For editing purposes, The Allen Iverson Story would flow so much better had we gone straight from February 1993 to Summer 2010.
In that version, we open with a phenomenally talented high school ballplayer whose hoop dreams are derailed by a moment of rage and a history of racism in the South. Then end with the same ballplayer, now an old man in sports terms, frantically trying to convince an NBA team — any NBA team — to give him a chance before his skills become just a memory. We can reconcile that version of the story: The talent was always there, but that hubris, that stubbornness, and the breaks of life were ultimately his downfall. A dream that lived and died in VA.
But when we stick the middle part of the script into A.I.’s story, things become muddled and make less sense. There’s no flow. It becomes the basketball version of Vanilla Sky. The talented dude who’s a god on the playground but a nobody in the League is the story of 10,000 ballplayers from Paris, France, to Paris, Texas. It’s Cory Hightower. Tyrone “Alimoe” Evans. Jimmie “Snap” Hunter. Demetrius “Hook” Mitchell. It’s men we know, mistakes we know, and we warn our kids not to emulate.
But what if that ballplayer gunning for his last shot at an NBA life brings with him a resume that leaves no doubt he is one of the greatest players the League has ever seen? What if he is a certified MVP, four-time scoring champion, three-time All-NBA First Team? What if he is only two years removed from dropping 26 points, seven assists and two steals per game for a playoff team?
In that case, how do the roadblocks to NBA employment still stand in Allen Iverson’s way? How, in a summer where LeBron James, Dwyane Wade, Chris Bosh, Amar’e Stoudemire and Joe Johnson have dominated free-agency talk, is A.I. rarely mentioned? How did Jordan Farmar and Steve Blake become more coveted than Allen Iverson? How do teams peg A.I. as undisciplined when he’s led eight teams to the NBA playoffs? How is he still considered selfish when he’s averaged 6.2 assists per game for his career — higher than Michael Jordan, Kobe Bryant, and famed distributor Walt Frazier? How do you say he only plays playground D when he ranks 12th all-time in steals?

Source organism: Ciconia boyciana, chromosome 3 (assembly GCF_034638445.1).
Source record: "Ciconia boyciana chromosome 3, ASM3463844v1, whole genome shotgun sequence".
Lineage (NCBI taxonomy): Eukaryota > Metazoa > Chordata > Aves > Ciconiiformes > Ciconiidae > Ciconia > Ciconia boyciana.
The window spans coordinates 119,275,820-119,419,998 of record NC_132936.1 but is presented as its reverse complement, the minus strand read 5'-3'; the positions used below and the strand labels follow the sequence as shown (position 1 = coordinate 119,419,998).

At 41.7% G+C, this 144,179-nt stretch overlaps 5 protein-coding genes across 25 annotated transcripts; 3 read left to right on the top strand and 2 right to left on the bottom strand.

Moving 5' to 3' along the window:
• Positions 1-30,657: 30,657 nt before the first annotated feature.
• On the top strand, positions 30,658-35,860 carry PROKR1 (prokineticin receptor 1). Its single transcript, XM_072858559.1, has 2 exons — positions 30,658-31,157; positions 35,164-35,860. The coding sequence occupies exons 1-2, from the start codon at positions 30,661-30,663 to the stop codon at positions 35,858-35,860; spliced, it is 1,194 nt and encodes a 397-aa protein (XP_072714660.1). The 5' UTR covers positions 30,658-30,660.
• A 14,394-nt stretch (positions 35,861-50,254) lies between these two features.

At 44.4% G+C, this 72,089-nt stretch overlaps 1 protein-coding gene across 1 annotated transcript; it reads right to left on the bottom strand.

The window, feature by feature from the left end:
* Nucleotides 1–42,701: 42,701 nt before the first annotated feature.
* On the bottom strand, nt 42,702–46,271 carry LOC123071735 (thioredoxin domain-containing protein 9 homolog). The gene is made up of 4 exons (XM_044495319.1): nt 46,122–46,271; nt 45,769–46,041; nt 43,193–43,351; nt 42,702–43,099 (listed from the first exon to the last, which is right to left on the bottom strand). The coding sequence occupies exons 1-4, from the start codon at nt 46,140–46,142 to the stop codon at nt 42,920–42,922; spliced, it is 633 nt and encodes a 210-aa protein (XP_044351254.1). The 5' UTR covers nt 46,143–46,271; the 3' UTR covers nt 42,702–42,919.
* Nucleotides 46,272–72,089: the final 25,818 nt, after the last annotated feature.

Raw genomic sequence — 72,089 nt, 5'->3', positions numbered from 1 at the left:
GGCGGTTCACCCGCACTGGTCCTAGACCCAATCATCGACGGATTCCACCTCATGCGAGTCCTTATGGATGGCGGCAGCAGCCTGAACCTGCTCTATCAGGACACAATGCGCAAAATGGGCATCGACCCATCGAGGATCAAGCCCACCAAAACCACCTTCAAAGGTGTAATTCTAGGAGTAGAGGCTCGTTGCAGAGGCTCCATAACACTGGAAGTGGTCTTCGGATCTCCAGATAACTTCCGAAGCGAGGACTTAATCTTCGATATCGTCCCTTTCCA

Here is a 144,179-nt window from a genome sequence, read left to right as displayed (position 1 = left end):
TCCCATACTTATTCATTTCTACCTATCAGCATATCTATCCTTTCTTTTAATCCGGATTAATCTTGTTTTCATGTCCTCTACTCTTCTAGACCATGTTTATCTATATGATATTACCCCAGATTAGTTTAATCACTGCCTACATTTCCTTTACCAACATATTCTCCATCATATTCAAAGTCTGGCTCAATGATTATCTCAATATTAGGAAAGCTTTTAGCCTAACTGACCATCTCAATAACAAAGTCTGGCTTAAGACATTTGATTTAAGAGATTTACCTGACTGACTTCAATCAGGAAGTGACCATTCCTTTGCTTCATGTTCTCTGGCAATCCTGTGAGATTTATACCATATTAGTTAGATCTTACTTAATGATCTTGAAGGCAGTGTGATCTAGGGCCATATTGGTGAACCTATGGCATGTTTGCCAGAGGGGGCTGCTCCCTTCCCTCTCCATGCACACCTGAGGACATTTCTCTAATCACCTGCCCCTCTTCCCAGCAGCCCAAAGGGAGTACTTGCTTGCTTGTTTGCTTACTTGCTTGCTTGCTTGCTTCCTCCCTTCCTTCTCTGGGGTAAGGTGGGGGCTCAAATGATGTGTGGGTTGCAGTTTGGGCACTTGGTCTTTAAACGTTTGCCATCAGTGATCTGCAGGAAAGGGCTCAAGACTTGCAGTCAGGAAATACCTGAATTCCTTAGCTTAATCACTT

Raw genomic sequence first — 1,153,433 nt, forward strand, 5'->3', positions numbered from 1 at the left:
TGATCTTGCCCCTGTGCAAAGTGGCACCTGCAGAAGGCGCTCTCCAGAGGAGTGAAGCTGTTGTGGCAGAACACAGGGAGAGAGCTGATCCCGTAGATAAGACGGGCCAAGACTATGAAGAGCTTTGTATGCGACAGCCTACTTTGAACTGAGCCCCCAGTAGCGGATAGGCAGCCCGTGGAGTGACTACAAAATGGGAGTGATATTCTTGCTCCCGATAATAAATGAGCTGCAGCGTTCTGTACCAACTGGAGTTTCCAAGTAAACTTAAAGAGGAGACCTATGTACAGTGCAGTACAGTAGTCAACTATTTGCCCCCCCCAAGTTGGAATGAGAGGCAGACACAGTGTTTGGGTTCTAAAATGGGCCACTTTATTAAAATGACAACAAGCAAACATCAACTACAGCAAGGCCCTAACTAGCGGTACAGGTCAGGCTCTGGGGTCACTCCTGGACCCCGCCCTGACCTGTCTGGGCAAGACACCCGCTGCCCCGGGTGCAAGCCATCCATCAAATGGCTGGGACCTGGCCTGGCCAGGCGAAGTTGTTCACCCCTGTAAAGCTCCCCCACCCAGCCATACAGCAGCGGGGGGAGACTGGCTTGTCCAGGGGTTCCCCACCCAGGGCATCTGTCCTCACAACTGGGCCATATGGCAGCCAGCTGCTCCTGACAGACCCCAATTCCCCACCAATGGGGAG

It doesn’t make sense, A.I. being treated like an unproven headcase when he’s spent his entire career proving he can succeed against the odds. And yet, it absolutely makes sense.
Iverson never has been and likely still isn’t ready to bend nor break. The same confidence that allows a 6-foot wisp to grind his way to more than 24,000 points against NBA defenses geared to stop him breeds the same cockiness that chokes out a man’s humility. If we can look into Allen Iverson’s young-ish face and see the same kid who flew over Marcus Camby‘s head and sent Jordan’s head spinning, odds are he’s also looking in the mirror and believing he’s still got It.
But you have to take a step back. That’s why Derek Fisher has five NBA championships, why Mike Bibby is still a starter in the League, why Anthony Carter is more likely to get signed this summer than Allen Iverson. They have a willingness to step back and be Just Another Guy instead of The Guy.
Please believe, Anthony Carter was not born a role player. He came from the same bleak circumstances in Atlanta that A.I. emerged from in Virginia. His mother was on drugs, and seven of his uncles did time. Carter dropped out of high school as a freshman and ran in pay-for-play games funded by local dealers before getting his act together, getting back into school and eventually carving a path to the NBA. And all along, he was The Man on his teams. But when making a living became more the priority, Carter accepted his perception and took a different role.
After a season split between Memphis and Philadelphia that may have done irreparable damage to his reputation, Iverson wants to play again. On July 5, while LeBron and D-Wade and the rest were in the middle of being wooed by any team that could conceivably afford them, A.I. posted on his Twitter page: “I want to return to the NBA this season, and help any team that wants me, in any capacity that they feel that I can help. I’m disappointed, and I owe my fans more than what they have seen of me the last couple seasons. However, now that my family is healthy and rock solid, I can concentrate fully on doing what I do best!”
But he’s said the right things before. He said them when he signed with the Grizzlies, an experiment that lasted three games before falling apart. He said them when he returned to Philly, where his tenure also ended quietly.
If he gets one more chance, this is A.I.’s time to prove he can adapt. Even if he truly believes he can drop 26-7-2, just play the role. Agree to come off the bench, get signed, THEN you can make them remember how good you are with how you play. But you can’t impress the boss if you never get in the door.
And we all know people like that: Fiercely stubborn ones who don’t want to conform, if only temporarily, even if it will ultimately provide them with what they want. That strength of conviction is what made Allen Iverson a Hall of Fame athlete, but it is also what may end his career earlier than it should have ended.